I have 3 tables
sector sum(price) sum(goal)<br/>
production 5000.00 30000.00<br/>
sales 42000.00 150000<br/> <br/>
SELECT s.sector, sum(m.goal), sum(f.price) AS price
FROM tbsector AS s
JOIN tbgoals AS m ON m.user = s.user
JOIN tbforecasts AS f ON f.creator = s.user
WHERE m.month = 6 AND m.year = 2016
AND month(f.date) = 6 AND year(f.date) = 2016
GROUP BY s.sector;
They need to be summed separately, remember that without the grouping and sums, queries similar to that will match up every
tbgoals record with every
tbforecasts record, based on same user|creator; so if a "sector" has 2 goals and 3 forecasts, you will get (and sum) 6 results for that sector.
There are a number of ways to solve this, the most common are to: put one of the sums in a subquery, and then join that to the other table(s) involve to get the other sum; or put both sums into separate subqueries and then join those to the common table.
From the information you've given so far, it is not readily apparent which (if either) would be most accommodating; as how the data relates (and not just it's structure) can matter.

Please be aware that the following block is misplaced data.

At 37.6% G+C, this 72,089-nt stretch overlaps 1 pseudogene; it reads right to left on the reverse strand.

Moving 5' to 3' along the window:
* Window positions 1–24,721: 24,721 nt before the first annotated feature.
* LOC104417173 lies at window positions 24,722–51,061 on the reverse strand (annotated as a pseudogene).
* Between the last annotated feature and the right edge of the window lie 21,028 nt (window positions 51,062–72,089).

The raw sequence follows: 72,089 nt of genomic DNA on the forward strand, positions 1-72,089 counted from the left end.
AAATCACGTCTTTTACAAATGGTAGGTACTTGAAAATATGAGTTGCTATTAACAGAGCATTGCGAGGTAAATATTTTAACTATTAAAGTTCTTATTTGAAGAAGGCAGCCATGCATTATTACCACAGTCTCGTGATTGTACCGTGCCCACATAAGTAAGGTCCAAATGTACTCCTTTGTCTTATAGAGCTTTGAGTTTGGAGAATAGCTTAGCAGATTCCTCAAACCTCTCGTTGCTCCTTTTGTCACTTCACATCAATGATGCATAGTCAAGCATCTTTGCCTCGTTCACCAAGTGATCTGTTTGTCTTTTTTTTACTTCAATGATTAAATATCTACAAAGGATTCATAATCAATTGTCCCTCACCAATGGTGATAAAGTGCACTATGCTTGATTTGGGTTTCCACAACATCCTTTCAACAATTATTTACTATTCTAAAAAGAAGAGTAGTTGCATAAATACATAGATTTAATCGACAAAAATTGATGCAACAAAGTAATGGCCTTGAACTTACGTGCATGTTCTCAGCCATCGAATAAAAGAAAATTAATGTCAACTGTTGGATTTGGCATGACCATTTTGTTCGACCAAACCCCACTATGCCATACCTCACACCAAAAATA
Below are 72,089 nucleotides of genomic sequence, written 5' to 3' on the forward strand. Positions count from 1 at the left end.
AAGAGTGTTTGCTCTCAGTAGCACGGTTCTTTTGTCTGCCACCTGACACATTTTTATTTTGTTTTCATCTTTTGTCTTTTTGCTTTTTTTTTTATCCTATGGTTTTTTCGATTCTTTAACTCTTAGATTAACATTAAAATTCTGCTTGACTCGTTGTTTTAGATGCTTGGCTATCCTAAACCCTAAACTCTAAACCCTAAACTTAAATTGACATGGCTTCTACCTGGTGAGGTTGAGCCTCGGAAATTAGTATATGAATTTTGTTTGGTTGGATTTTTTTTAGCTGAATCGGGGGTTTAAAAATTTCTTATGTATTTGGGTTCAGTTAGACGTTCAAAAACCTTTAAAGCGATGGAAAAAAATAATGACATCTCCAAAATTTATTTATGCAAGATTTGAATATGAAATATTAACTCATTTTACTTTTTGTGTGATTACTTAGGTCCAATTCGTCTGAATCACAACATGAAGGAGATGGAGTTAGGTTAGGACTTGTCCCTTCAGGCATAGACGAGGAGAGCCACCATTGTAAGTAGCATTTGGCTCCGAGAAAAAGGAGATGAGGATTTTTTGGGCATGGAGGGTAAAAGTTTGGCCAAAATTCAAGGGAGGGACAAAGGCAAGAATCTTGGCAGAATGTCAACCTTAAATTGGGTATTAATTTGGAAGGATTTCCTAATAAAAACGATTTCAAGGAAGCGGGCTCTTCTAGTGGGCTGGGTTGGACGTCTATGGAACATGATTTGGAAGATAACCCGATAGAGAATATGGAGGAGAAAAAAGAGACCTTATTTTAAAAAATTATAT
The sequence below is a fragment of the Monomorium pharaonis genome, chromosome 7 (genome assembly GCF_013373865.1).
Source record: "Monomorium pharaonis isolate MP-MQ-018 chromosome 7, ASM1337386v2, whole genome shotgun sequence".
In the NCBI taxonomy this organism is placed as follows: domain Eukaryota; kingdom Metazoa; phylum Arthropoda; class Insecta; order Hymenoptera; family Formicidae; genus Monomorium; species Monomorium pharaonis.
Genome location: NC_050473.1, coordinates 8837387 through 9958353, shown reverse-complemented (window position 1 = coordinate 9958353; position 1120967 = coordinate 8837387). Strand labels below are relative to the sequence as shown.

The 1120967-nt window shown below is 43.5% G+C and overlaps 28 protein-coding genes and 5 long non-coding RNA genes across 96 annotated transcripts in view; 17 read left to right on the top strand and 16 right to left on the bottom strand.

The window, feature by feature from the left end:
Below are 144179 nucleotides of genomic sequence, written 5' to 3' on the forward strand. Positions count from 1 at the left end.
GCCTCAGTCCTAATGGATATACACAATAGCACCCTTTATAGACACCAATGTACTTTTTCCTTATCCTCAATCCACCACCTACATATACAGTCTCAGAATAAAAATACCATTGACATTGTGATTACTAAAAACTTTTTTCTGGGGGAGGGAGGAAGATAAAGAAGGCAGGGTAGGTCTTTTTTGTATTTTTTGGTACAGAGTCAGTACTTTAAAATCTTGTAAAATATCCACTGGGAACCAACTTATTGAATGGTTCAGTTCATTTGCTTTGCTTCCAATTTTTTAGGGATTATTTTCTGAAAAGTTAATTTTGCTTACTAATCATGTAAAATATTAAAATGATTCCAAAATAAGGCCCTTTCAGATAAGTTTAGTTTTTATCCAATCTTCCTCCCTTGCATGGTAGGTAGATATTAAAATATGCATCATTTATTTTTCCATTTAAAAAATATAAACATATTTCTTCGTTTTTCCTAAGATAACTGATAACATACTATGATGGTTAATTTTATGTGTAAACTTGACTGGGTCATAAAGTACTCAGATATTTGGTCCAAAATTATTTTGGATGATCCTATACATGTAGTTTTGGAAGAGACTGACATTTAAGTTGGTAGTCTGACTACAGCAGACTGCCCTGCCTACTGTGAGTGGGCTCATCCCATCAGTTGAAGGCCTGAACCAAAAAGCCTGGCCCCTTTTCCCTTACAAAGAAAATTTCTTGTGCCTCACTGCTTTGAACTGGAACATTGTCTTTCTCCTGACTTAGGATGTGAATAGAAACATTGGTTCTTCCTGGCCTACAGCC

The second approach I mentioned will look something like this:
SELECT s.sector, totalGoals, totalPrices FROM tbsector AS s LEFT JOIN (SELECT user, sum(goal) AS totalGoals FROM tbgoals WHERE `month` = 6 AND `year` = 2016 GROUP BY user ) AS m ON m.user = s.user LEFT JOIN (SELECT creator, sum(price) AS totalPrices FROM tbforecasts WHERE month(f.`date`) = 6 AND year(f.`date`) = 2016 ) AS f ON f.creator = s.user GROUP BY s.sector;
I am guessing this is the more appropriate solution from the original query's WHERE conditions (note that I moved them into the relevant subqueries).
Sidenote: If it is not too late in the design process, I would recommend renaming some of your table's fields to not be the same as MySQL keywords/reserved words; like:
year, technically even
user (though that one usually doesn't cause too many issues).